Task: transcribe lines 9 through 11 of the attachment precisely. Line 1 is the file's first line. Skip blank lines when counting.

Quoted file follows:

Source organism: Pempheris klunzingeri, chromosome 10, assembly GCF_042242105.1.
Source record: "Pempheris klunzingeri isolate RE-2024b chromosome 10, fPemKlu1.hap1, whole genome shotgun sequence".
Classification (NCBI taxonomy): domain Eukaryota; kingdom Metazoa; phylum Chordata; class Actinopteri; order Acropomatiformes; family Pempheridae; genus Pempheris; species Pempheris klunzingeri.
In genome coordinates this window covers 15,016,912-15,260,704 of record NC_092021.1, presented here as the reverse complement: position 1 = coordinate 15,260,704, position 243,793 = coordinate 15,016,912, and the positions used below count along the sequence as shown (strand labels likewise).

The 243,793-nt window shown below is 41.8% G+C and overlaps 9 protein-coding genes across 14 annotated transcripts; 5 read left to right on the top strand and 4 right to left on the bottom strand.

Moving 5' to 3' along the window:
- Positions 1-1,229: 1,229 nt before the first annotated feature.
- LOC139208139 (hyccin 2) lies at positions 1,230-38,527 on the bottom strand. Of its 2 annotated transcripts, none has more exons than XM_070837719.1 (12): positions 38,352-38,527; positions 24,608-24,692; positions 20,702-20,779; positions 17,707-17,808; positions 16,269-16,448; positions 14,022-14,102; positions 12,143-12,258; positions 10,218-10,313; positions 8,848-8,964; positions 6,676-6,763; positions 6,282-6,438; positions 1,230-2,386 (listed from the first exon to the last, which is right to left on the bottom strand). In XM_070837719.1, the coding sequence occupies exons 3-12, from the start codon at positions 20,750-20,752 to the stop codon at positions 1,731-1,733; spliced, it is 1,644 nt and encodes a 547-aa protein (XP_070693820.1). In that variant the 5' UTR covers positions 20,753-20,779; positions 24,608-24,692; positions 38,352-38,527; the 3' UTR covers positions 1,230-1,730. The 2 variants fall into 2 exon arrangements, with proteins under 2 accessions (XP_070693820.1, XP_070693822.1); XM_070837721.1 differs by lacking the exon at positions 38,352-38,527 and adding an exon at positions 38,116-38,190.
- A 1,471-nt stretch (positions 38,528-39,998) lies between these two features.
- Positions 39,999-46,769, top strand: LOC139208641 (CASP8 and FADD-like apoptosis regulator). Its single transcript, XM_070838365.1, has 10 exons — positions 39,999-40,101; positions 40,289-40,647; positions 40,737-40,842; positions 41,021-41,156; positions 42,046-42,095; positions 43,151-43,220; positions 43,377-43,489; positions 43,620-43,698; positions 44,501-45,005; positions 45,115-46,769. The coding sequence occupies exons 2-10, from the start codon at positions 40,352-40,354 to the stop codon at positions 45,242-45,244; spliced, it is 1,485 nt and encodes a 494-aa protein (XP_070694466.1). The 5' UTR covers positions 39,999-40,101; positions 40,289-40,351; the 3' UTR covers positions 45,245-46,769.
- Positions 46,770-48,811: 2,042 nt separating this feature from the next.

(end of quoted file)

- A 1,471-nt stretch (positions 38,528-39,998) lies between these two features.
- Positions 39,999-46,769, top strand: LOC139208641 (CASP8 and FADD-like apoptosis regulator). Its single transcript, XM_070838365.1, has 10 exons — positions 39,999-40,101; positions 40,289-40,647; positions 40,737-40,842; positions 41,021-41,156; positions 42,046-42,095; positions 43,151-43,220; positions 43,377-43,489; positions 43,620-43,698; positions 44,501-45,005; positions 45,115-46,769. The coding sequence occupies exons 2-10, from the start codon at positions 40,352-40,354 to the stop codon at positions 45,242-45,244; spliced, it is 1,485 nt and encodes a 494-aa protein (XP_070694466.1). The 5' UTR covers positions 39,999-40,101; positions 40,289-40,351; the 3' UTR covers positions 45,245-46,769.
- Positions 46,770-48,811: 2,042 nt separating this feature from the next.